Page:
Archive | December 12, 2013

Accelerated Christian Education: Aiding and Abetting Child Abusers?

picture-14Jonny Scaramanga writes at Leaving Fundamentalism:

If you’ve been following my series on Christian reform homes, you’ll have noticed the name Lester Roloff popping up. It is, as Abigail McWilliam puts it, the common thread uniting reports of abuse from ‘troubled teen’ homes across America. Everything comes back to Roloff. Almost all of the homes we’ve discussed were founded by him or one of his former employees and associates, and all of them run on the model of Roloff’s original Rebekah Home.

If you haven’t been following, the reform homes have a pattern: They are single-sex boarding schools on compounds surrounded by chain-link fences topped with barbed wire. Punishments are extreme: extended periods of solitary confinement; kneeling on hard surfaces for hours, sometimes with pencils under your knees; and whippings and beatings of the cruelest kind.

And they all use Accelerated Christian Education. In return, ACE produces educational materials specifically praising the convicted felon and his reform homes.

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Scott McCloud’s Four Types of Artists

artquadHere’s a fun scheme of classifying different types of artists. The scheme is Scott McCloud’s, mapped onto Ken Wilber’s quadrants. Can you think of any more examples?

From FC Student Blog:

In his book, Making Comics, Scott McCloud created a chart categorizing artists according to four intentions — what artists are most interested in, in creating art. His categories are:

  • Formalist — The Formalist is interested in examining the boundaries of an art form, stretching them, exploring what the form is capable of. The Formalist is interested in experimenting, turning the form upside-down and inside-out, moving in new, bold, untried directions, inventing and innovating. Formalists are the cutting edge, the avant-garde, the ones willing to break tradition and established ways. Strict narrative or craft is not as important as trying something new and unexpected, playing with and breaking traditional concepts, getting to the heart of understanding what art itself is.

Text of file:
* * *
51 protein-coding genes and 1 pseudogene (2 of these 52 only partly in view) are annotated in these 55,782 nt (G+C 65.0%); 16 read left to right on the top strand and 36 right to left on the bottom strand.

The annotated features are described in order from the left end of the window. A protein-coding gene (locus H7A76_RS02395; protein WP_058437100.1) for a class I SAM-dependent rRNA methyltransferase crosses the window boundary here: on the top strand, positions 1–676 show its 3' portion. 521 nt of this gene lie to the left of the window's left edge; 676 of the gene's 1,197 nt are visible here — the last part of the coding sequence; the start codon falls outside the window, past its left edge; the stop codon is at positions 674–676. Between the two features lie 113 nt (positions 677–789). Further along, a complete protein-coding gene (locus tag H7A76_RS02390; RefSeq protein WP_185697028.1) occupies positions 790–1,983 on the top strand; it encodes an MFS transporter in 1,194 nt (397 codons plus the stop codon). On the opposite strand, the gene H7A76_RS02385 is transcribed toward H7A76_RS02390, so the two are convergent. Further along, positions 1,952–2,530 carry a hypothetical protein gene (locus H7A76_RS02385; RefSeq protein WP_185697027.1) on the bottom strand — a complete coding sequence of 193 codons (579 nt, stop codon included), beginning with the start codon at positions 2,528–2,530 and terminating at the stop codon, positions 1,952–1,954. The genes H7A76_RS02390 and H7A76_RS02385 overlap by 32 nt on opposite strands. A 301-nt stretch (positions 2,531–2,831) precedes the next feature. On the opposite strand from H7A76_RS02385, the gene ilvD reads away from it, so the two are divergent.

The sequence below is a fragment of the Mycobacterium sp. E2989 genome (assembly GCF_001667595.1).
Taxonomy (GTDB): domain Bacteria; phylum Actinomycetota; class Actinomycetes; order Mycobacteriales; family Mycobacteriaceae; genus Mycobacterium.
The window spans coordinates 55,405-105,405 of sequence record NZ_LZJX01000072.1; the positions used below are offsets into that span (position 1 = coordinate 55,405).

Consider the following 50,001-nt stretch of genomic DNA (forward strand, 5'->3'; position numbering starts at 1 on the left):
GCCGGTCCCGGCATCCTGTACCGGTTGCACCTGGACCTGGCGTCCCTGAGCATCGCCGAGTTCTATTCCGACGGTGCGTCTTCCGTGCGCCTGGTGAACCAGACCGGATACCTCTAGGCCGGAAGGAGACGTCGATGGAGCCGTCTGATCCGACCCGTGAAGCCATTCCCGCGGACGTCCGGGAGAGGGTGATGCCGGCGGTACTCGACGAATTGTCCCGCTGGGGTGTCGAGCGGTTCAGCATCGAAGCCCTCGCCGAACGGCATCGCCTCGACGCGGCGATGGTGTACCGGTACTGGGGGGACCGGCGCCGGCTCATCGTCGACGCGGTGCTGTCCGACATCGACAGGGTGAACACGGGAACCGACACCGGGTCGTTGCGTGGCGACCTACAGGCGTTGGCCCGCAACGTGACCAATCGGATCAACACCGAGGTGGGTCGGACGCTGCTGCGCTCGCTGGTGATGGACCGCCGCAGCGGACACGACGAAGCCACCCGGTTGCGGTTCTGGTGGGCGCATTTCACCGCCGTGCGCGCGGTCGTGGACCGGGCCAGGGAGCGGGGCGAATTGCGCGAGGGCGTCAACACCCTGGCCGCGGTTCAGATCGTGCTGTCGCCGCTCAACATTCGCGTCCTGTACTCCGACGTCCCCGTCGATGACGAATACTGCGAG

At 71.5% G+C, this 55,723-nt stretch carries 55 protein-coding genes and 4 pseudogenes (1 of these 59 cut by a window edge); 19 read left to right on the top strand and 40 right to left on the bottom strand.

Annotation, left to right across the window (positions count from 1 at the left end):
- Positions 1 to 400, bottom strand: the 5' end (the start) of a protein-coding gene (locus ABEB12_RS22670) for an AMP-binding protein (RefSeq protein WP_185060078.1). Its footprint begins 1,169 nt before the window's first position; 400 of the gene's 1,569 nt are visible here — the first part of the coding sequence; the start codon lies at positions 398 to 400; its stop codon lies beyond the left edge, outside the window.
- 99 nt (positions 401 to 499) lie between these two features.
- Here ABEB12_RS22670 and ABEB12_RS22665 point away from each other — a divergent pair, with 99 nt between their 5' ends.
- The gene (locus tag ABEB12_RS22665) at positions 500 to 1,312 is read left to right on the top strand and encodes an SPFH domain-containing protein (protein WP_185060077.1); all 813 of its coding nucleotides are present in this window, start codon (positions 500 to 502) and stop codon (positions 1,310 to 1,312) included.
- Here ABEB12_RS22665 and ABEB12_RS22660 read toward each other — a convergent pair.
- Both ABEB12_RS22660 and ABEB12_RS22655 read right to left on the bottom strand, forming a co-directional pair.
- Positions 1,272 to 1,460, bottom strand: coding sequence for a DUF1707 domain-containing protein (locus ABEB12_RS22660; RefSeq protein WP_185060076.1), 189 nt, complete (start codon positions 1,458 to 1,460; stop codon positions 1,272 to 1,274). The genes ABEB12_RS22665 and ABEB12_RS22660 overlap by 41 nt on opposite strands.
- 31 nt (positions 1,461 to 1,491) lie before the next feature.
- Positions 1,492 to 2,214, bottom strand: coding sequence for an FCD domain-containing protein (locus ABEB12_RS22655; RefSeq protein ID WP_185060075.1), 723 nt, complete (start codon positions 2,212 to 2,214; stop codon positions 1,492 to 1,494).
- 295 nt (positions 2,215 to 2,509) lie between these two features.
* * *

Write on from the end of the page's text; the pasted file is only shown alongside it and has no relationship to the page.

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Sangreal, The Cosmic Grail: Denizens of the Deep – Part 8

Sangreal_Denizens_Deep_Cover_2“It’s this celestial bucket brigade, he notes, that allows a select group of comets to grace the skies above Earth, flaunting their dusty tails as they deliver key organic compounds into our atmosphere.”

Via SacredGeometryInternational.com

Previous articles in this series archived here (1-8)

Someone once said comets are like cats — they have tails and they do what they want. As of this writing (late Nov. 2013) it appears that Comet Ison has not survived its close passage around the Sun intact and will not, therefore, provide the hoped for celestial display that might inspire folks other than astronomers to take a deeper interest in cosmic events. This is not to say that important knowledge will not be gleaned from its demise, but it is disappointing nonetheless. What we have seen is a comet in the final stages of its life cycle, disintegrating into a stream of cosmic dust and boulders.… Read the rest

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Algorave: Dance Music Created By Coding Algorithms

algoraveCan all digitally-created music really just be thought of as humans manipulating algorithms? If so, why not get to the heart of things? A burgeoning, extremely nerdy subculture called algorave revolves around generating, altering, and combining electronic sound loops via on-the-spot coding, using languages such as SuperCollider, with the coding projected on a large screen. Could this be the worst new form of music, or the most honest? Wikipedia writes:
An algorave is an event where people dance to music generated from algorithms, often using live coding techniques. Algoraves can include a range of styles, including a complex form of minimal techno, and has been described as a meeting point of hacker philosophy, geek culture, and clubbing. The first self-proclaimed "algorave" was held as a warmup concert for the SuperCollider Symposium 2012. The first North American algorave took place in Hamilton, Ontario during the artcrawl of 9 August 2013.
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Washington’s Al Qaeda Doesn’t Exist and Never Did